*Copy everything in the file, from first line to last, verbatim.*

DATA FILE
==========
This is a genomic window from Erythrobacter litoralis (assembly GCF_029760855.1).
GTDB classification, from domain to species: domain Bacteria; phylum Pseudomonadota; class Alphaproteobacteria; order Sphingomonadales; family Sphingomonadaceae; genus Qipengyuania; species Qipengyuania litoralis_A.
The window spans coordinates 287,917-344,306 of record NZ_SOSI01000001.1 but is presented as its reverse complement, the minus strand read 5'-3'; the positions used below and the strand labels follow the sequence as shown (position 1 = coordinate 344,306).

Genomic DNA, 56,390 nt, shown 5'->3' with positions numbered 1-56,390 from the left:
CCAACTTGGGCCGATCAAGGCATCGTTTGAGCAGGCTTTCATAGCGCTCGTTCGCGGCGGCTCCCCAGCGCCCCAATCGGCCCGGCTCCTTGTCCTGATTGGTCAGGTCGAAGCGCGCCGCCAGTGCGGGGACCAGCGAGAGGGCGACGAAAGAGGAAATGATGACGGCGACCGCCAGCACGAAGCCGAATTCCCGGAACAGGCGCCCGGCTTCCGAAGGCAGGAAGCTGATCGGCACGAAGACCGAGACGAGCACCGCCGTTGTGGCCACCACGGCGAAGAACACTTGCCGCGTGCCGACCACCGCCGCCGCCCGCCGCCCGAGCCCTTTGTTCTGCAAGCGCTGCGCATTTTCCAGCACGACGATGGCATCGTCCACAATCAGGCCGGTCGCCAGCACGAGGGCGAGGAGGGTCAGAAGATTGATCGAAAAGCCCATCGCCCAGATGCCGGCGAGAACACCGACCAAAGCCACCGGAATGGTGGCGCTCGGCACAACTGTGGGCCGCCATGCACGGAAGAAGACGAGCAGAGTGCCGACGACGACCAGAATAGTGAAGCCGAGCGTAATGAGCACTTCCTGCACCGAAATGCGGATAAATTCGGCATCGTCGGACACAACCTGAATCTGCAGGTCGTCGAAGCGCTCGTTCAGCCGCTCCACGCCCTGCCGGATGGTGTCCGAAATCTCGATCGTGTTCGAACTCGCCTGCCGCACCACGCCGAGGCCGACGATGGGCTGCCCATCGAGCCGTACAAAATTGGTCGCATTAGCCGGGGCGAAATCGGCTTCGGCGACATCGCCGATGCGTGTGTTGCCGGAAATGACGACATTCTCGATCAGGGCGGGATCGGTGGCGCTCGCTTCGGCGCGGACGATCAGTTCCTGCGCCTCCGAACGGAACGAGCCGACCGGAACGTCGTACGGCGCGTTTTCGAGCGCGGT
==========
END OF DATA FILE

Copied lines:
This is a genomic window from Erythrobacter litoralis (assembly GCF_029760855.1).
GTDB classification, from domain to species: domain Bacteria; phylum Pseudomonadota; class Alphaproteobacteria; order Sphingomonadales; family Sphingomonadaceae; genus Qipengyuania; species Qipengyuania litoralis_A.
The window spans coordinates 287,917-344,306 of record NZ_SOSI01000001.1 but is presented as its reverse complement, the minus strand read 5'-3'; the positions used below and the strand labels follow the sequence as shown (position 1 = coordinate 344,306).

Genomic DNA, 56,390 nt, shown 5'->3' with positions numbered 1-56,390 from the left:
CCAACTTGGGCCGATCAAGGCATCGTTTGAGCAGGCTTTCATAGCGCTCGTTCGCGGCGGCTCCCCAGCGCCCCAATCGGCCCGGCTCCTTGTCCTGATTGGTCAGGTCGAAGCGCGCCGCCAGTGCGGGGACCAGCGAGAGGGCGACGAAAGAGGAAATGATGACGGCGACCGCCAGCACGAAGCCGAATTCCCGGAACAGGCGCCCGGCTTCCGAAGGCAGGAAGCTGATCGGCACGAAGACCGAGACGAGCACCGCCGTTGTGGCCACCACGGCGAAGAACACTTGCCGCGTGCCGACCACCGCCGCCGCCCGCCGCCCGAGCCCTTTGTTCTGCAAGCGCTGCGCATTTTCCAGCACGACGATGGCATCGTCCACAATCAGGCCGGTCGCCAGCACGAGGGCGAGGAGGGTCAGAAGATTGATCGAAAAGCCCATCGCCCAGATGCCGGCGAGAACACCGACCAAAGCCACCGGAATGGTGGCGCTCGGCACAACTGTGGGCCGCCATGCACGGAAGAAGACGAGCAGAGTGCCGACGACGACCAGAATAGTGAAGCCGAGCGTAATGAGCACTTCCTGCACCGAAATGCGGATAAATTCGGCATCGTCGGACACAACCTGAATCTGCAGGTCGTCGAAGCGCTCGTTCAGCCGCTCCACGCCCTGCCGGATGGTGTCCGAAATCTCGATCGTGTTCGAACTCGCCTGCCGCACCACGCCGAGGCCGACGATGGGCTGCCCATCGAGCCGTACAAAATTGGTCGCATTAGCCGGGGCGAAATCGGCTTCGGCGACATCGCCGATGCGTGTGTTGCCGGAAATGACGACATTCTCGATCAGGGCGGGATCGGTGGCGCTCGCTTCGGCGCGGACGATCAGTTCCTGCGCCTCCGAACGGAACGAGCCGACCGGAACGTCGTACGGCGCGTTTTCGAGCGCGGT